A PLAIN GUIDE TO ...
A struggle is presently being waged
amongst Christians in many lands about how to understand the origin of the
universe. Those who wish to retain a traditional theological system of thought
are promoting the idea that the natural order we humans experience exists
because God designed it that way. Others are less
The idea that our world was created by a
divine power is as old as humanity itself. It has been refuted by many and
affirmed by many over the ages. Affirming creation became more fashionable in
the late 20th century. More and more people now suppose that we can be sure that
God created our world and the universe.
It is widely supposed today that the universe had a definite beginning - the
so-called "Big Bang" which took place (according to recent measurements) about
13.7 billion years ago. Eventually, about 5 billion years ago,
our planetary system evolved. Very soon after our planet was formed the first
primitive life evolved. Evolutionary change took place until the life-forms we
know today eventually came about.
The Big Bang theory was first proposed in 1948 by
the Russian-American physicist George Gamow. He posited that the universe was
created in a gigantic explosion and that the various physical elements observed
today were produced within the first few minutes after the Big Bang. The theory
provided a basis for understanding the earliest stages of the universe and its
Available evidence seems to have confirmed the
Big Bang theory:
A change in the light reaching us from far-distant stars indicates that
they are moving rapidly away from Earth. Their light reaches us at the speed
of light reduced by the speed at which the stars are moving away from us
(known as Hubble's Law).
The red parts of the spectrum consist of light moving more slowly than the
blue parts. So we see far distant stars moving away from us as red. This is
called the "red shift".
We are able to calculate by the degree of red shift just how far away from
earth these stars now are. And by calculating backwards in time, we can tell
roughly when the explosion which got them moving away from us happened. The
current consensus is that the Big Bang took place about 13.7 billion (13 700
000 000) years ago.
The matter existing in the earliest moments of the universe would have
expanded rapidly after the initial Big Bang. Scientists are able to
calculate that the first elements which would have come into existence as
the universe expanded would have been hydrogen and then helium (the two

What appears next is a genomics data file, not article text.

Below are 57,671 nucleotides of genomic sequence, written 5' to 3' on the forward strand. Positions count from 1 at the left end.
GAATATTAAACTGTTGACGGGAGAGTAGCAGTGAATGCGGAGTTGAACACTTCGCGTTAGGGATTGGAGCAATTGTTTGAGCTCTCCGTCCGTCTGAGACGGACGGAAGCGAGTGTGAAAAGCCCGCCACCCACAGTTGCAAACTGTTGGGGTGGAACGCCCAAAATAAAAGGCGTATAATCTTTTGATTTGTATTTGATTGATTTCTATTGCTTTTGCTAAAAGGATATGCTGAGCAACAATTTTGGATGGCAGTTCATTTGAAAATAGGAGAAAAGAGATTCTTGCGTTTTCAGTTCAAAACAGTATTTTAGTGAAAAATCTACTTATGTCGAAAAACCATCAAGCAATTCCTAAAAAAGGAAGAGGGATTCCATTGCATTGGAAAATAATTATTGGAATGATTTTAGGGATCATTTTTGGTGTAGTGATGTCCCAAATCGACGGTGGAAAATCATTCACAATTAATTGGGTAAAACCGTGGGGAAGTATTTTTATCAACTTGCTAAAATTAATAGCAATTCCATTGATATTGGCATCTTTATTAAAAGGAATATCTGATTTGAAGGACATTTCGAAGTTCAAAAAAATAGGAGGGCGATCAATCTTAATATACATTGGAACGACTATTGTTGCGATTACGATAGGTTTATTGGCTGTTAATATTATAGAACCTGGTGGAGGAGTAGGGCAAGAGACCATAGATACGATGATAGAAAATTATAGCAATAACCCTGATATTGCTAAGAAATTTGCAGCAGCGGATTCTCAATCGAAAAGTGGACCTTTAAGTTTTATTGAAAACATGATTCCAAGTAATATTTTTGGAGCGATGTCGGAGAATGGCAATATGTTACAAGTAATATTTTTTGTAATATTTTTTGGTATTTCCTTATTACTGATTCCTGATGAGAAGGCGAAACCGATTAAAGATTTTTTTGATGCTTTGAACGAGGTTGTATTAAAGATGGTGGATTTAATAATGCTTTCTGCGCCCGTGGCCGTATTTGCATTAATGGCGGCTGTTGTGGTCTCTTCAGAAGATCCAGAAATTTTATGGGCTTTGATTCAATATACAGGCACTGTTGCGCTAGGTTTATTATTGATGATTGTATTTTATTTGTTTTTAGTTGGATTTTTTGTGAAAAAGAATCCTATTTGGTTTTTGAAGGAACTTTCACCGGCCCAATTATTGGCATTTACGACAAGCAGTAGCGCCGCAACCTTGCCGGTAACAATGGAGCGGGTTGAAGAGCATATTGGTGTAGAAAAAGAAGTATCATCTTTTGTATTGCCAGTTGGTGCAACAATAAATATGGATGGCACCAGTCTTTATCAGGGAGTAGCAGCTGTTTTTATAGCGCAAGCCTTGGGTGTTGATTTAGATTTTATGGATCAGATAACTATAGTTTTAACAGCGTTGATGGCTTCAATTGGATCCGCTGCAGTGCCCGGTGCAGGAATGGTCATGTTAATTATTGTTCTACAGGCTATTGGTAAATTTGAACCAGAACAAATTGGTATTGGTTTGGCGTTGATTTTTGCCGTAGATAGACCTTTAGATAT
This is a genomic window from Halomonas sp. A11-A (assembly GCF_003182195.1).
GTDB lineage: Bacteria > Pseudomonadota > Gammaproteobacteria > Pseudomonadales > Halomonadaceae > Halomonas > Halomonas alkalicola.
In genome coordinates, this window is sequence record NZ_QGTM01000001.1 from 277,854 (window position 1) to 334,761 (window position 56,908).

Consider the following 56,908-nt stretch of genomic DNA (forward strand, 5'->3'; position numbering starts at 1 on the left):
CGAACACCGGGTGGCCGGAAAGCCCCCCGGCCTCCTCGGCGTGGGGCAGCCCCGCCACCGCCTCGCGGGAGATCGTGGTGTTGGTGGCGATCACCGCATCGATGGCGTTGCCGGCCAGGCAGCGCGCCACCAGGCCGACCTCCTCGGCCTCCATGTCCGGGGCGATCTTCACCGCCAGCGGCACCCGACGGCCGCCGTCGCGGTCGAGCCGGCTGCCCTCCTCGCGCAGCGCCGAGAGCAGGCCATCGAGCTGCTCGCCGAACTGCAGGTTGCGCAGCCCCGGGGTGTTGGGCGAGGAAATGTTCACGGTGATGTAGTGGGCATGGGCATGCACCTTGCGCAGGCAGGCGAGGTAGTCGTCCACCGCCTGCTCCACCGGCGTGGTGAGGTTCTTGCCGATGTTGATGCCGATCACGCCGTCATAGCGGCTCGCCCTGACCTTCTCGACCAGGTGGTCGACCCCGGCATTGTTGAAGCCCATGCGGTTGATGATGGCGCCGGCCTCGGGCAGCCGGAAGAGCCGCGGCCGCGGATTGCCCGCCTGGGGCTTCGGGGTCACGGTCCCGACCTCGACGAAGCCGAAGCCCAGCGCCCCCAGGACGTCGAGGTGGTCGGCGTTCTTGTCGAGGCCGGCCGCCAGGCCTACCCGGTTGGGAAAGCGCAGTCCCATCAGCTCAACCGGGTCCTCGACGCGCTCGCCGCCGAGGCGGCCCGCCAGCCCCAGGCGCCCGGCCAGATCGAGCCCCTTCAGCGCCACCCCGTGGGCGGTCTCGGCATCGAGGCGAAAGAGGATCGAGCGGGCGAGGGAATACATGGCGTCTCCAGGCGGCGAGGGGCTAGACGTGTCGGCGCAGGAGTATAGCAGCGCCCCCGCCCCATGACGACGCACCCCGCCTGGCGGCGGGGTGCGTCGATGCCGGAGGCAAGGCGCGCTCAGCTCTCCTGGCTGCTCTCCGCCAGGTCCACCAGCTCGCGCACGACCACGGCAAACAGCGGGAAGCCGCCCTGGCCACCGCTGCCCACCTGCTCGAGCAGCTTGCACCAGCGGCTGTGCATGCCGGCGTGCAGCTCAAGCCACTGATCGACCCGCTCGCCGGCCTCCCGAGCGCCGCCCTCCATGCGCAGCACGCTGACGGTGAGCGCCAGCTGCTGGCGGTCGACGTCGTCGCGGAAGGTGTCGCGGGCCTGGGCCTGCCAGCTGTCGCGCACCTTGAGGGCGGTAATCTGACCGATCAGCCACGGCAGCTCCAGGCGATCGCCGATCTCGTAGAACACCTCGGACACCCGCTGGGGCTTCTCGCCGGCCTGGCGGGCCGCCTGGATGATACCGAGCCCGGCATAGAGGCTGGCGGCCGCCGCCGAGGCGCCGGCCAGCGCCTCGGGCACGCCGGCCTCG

As the new universe expanded, the hydrogen and helium would have eventually
cooled and condensed into stars and galaxies by a complex process we are
only now beginning to understand.
Residual radiation from the Big Bang would have continued to cool, until now
it should be at a temperature of about 3 degrees Kelvin (about -270�
Centigrade). This background radiation was detected by radio astronomers in
1965, and has been confirmed many times since then. It provides what most
astronomers consider to be a cast-iron confirmation of the Big Bang theory.
The Second Law of Thermodynamics states that everything has a property
called "entropy". That is, everything in the universe is changing from hot
to cold, from positive energy to zero-energy, from motion to immobility.
This seems to confirm that the universe had a beginning of some sort. If it
didn't, we'd have no reason to suppose it would ever "end" by reaching
maximum entropy - that is when all matter has ceased moving and everything
is absolutely stable and unchanging. Thus the universe is in a state of
constant change which will lead to its inevitable death. For something to
have an end, it has to have had a beginning.
This is of course a grossly over-simplified account of the Big Bang theory
. But it has to be mentioned because some have concluded from it that
the universe is the outcome of intelligent design. Something which makes so much
sense to us must, they say, have been created by an intelligent being.
If the universe was designed by an intelligence, it is argued, then it is a
valid step to suppose that the way the world works is also the result of
intelligent design. That being the case, the designing intelligence (God) must
have intended evolution and its mechanisms. All the species throughout history
have appeared and disappeared according to God's plan. That is, there is nothing
random either about evolution or about the appearance of humanity.
Note that this is not quite the same as a more crude variation also often
called "intelligent design" and now being enthusiastically promoted by some
Christians, mainly in the United States. This variation asserts that God created
the earth as we now know it in finished form only a few thousand years ago. It
is thought by most scientists to be based on specious reasoning. As Peter Atkins
... is not science: it is an untestable assertion pursuing and impelled by
an anti-science, religiously motivated agenda ... [it is] a literary device
for showing that a scientific explanation, in this case evolutionism, provides
superior explanations .
One of the leading advocates of the latter version of intelligent design,
William Dembski, says that
... there are natural systems that cannot be adequately explained in terms
of undirected natural forces and that exhibit features which in any other
circumstance we would attribute to intelligence. 
In other words, some creatures could not have evolved from simple beginnings
because they are "irreducibly complex". They would die if only one of their
features was taken away. That is, they have a nature which, if reduced by one
factor, would cease to work. An eagle without eyes could not survive for long.
It is impossible, says Dembski, that such life forms could have evolved from the
extremely simple beginnings which evolutionary theory proposes as the starting
points of life today. They must therefore have been designed by God. The eagle
was made with eyes from the start, though from there it may adapt to changes in
One illustration of irreducible complexity seems simple enough. Take a
mousetrap: it consists of the base, a catch, a spring and a hammer. All these
parts must there if the mousetrap is to work. Remove just one piece and it will
cease to be a mousetrap. This is sometimes called the "scaffolding objection".
Just as a scaffold supports a building until it is complete enough to stand on